Sometimes, a chronological structure to an event’s key moments helps best explain the magnitude of the madness.

Conor McGregor arrived late for the UFC 205 news conference Thursday at The Theater at Madison Square Garden. Nothing new there for the UFC featherweight champion. Punctuality, yeah, that’s not his thing.

Eddie Alvarez, the lightweight champion against whom McGregor will fight Saturday in the UFC’s first event at Madison Square Garden, was less than thrilled that his opponent was not yet present. Facing a hostile crowd where the Irish McGregor fans drowned out the Philadelphia Alvarez contingency, Alvarez played into the ruckus from the start.

“I don’t understand what they say, they’re from Ireland,” Alvarez said.

Alvarez then began to answer another question before taking matters into his hands as McGregor still hadn’t appeared six-plus minutes into the event. “I don’t even have an opponent, I’ll see you guys tomorrow,” he said as he rose from his seat. “Yo, when he comes, you give me a call.”

And with that, Alvarez walked off stage.

advertisement | advertise on newsday

Eight minutes later, the feature presentation at The Theater arrived, clad in a white mink coat, red turtleneck and red patterned pants trotting across the stage. McGregor danced past his seat, past UFC president Dana White at the podium and just beyond Alvarez’s seat. There, he saw his pot of gold and snatched Alvarez’s unattended belt.

Alvarez, after what he hopes is his only unsuccessful defense of the belt this week, stormed back on the stage and ripped the belt back from McGregor. If McGregor wants to become the UFC’s first two-weight champion, he’ll have to earn that in the octagon at The Garden, not the dais at The Theater.

Alvarez took his suit jacket off, re-situated his title on the dais. Then, he picked up his chair and placed it aggressively behind where McGregor was seated.

McGregor, as bold and brash as they come in this sport or any other, erupted. He sprung from his seat, fought through some hand checks from White, grabbed the chair and lifted it over his head. He looked ready to fight right there. White and a security guard were able to control the situation, thereby protecting the sanctity and exclusivity of Saturday’s pay-per-view fight.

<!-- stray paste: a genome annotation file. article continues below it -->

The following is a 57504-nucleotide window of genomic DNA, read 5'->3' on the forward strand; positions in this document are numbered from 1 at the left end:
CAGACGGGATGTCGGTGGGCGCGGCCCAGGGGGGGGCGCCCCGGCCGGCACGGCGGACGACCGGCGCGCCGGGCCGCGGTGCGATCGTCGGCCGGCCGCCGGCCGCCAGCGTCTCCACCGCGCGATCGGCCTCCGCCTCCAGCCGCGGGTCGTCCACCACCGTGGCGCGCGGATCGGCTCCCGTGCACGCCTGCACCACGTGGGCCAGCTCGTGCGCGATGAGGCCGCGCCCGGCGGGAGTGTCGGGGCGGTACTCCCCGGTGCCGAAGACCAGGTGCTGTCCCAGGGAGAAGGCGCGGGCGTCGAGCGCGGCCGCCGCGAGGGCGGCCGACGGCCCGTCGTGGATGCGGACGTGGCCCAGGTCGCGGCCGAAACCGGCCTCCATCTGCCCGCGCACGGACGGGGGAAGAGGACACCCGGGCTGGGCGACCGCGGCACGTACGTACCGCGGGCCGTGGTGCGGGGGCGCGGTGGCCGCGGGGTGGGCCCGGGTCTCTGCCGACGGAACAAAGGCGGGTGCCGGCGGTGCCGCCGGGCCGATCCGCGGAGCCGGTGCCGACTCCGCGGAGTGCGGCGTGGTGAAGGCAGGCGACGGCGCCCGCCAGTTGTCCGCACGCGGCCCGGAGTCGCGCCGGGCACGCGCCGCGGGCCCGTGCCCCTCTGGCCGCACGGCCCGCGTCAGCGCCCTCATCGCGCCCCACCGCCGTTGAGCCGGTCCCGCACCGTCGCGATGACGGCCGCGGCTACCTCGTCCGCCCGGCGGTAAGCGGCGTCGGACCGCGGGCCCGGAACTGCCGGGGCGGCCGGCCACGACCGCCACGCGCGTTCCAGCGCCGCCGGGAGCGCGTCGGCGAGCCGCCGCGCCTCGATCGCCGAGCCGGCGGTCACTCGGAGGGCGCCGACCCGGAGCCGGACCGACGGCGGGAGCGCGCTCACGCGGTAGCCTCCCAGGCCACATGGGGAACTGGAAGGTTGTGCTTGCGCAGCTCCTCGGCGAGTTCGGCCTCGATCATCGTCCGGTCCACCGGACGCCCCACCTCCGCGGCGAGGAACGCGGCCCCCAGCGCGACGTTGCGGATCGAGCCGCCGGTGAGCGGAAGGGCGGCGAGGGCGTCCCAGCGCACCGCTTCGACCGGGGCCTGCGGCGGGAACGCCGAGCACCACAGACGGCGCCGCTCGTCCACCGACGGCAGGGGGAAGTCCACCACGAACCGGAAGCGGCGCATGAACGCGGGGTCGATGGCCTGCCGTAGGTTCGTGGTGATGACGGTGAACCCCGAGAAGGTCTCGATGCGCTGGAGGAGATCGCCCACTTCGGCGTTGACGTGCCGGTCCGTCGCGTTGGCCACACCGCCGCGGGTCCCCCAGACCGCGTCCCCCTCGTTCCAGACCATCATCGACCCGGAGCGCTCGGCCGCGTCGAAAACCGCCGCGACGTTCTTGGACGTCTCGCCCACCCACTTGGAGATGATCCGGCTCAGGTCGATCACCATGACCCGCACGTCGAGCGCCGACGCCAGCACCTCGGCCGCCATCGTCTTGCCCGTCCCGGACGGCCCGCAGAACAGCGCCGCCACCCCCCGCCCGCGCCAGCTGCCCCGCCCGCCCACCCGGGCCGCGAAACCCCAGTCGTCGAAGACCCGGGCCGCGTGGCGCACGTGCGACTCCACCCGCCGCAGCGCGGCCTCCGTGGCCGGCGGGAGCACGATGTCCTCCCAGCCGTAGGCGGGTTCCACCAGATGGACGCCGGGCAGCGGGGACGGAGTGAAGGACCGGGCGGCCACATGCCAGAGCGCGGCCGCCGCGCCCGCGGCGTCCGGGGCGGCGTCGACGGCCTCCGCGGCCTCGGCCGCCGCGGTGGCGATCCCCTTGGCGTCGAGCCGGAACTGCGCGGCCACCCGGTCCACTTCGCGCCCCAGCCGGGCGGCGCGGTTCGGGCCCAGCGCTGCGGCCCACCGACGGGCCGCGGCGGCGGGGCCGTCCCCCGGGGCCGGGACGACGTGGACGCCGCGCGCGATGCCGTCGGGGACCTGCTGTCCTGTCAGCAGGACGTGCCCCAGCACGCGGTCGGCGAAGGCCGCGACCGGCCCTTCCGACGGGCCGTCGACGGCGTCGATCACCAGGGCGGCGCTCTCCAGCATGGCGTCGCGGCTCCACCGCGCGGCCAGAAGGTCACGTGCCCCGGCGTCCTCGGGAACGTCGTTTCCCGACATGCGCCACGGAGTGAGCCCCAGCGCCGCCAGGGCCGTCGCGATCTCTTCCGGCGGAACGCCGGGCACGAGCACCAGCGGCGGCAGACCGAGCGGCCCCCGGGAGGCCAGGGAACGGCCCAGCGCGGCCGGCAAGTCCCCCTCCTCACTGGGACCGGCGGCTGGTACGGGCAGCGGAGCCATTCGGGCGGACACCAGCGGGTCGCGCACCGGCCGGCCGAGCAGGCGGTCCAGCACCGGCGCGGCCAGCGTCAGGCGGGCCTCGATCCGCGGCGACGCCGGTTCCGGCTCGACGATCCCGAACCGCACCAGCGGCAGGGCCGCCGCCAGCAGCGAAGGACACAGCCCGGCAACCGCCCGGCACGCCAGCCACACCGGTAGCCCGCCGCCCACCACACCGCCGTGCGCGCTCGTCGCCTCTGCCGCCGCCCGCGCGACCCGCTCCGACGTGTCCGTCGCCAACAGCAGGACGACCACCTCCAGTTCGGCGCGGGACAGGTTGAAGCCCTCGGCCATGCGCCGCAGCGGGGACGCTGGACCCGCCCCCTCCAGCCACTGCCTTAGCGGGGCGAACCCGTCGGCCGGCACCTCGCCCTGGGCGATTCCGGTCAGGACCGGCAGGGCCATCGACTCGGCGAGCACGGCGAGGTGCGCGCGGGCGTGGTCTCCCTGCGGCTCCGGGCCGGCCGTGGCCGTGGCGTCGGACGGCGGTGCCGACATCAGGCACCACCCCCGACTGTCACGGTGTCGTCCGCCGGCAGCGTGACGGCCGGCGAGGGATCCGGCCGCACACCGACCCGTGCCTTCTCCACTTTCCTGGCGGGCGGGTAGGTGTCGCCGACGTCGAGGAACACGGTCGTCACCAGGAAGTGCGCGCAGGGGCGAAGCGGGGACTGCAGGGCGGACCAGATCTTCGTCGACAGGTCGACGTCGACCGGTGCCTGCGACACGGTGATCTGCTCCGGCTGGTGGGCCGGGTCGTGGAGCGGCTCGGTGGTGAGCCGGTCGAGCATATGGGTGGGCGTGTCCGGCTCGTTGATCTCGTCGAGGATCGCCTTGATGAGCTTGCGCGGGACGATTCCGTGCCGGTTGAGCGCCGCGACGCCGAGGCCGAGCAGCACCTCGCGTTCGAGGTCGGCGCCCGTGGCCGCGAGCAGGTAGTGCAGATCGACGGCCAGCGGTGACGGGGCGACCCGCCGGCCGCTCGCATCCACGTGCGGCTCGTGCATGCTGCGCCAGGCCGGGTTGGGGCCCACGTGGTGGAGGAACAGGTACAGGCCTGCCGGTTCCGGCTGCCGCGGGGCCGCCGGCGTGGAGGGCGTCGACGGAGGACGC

“I’m going to shut this man up, trust me on that,” McGregor said.

@NewsdaySports

“After I beat Conor and silence the country of Ireland, I’m going to have a couple pina coladas, you’ll have to look for me somewhere,” Alvarez said.

Both fighters settled down after a few moments and actually — get this — answered questions about their fight.

“I predict I rearrange his face,” McGregor said. “He’s too easily hit. Through all the talk and through all everything else, he can be hit too easily. It’s happened to him his whole career. And when you’re talking about somebody with the precision I have, I’m going to hit him, he’s going to fall. Maybe if his toughness holds up, he’ll survive. But then his face will begin to be rearranged.”

Alvarez (28-4, 3-1 UFC) won the title with a first-round knockout of Rafael Dos Anjos last July. Since his fight with McGregor (20-3, 8-1) came together in September, Alvarez has appeared unwavered in his confidence and able to hold his own under the spotlight that comes with being McGregor’s opponent. Alvarez has that Philadelphia toughness about him.

“I think he’s a little bit on tilt, he’s a bit flustered,” Alvarez said. “Conor looks distracted to me.”

advertisement | advertise on newsday

It’s a different thing fighting McGregor, the biggest star in the game with the loudest microphone and the biggest legion of loyal, vocal and traveling fans. Alvarez played to the McGregor fans in the crowd throughout, ending the news conference by encouraging them to extend a certain three of their hand phalanges toward him as he took their photo.

“I love you guys,” Alvarez said. “Sad group of people right there.”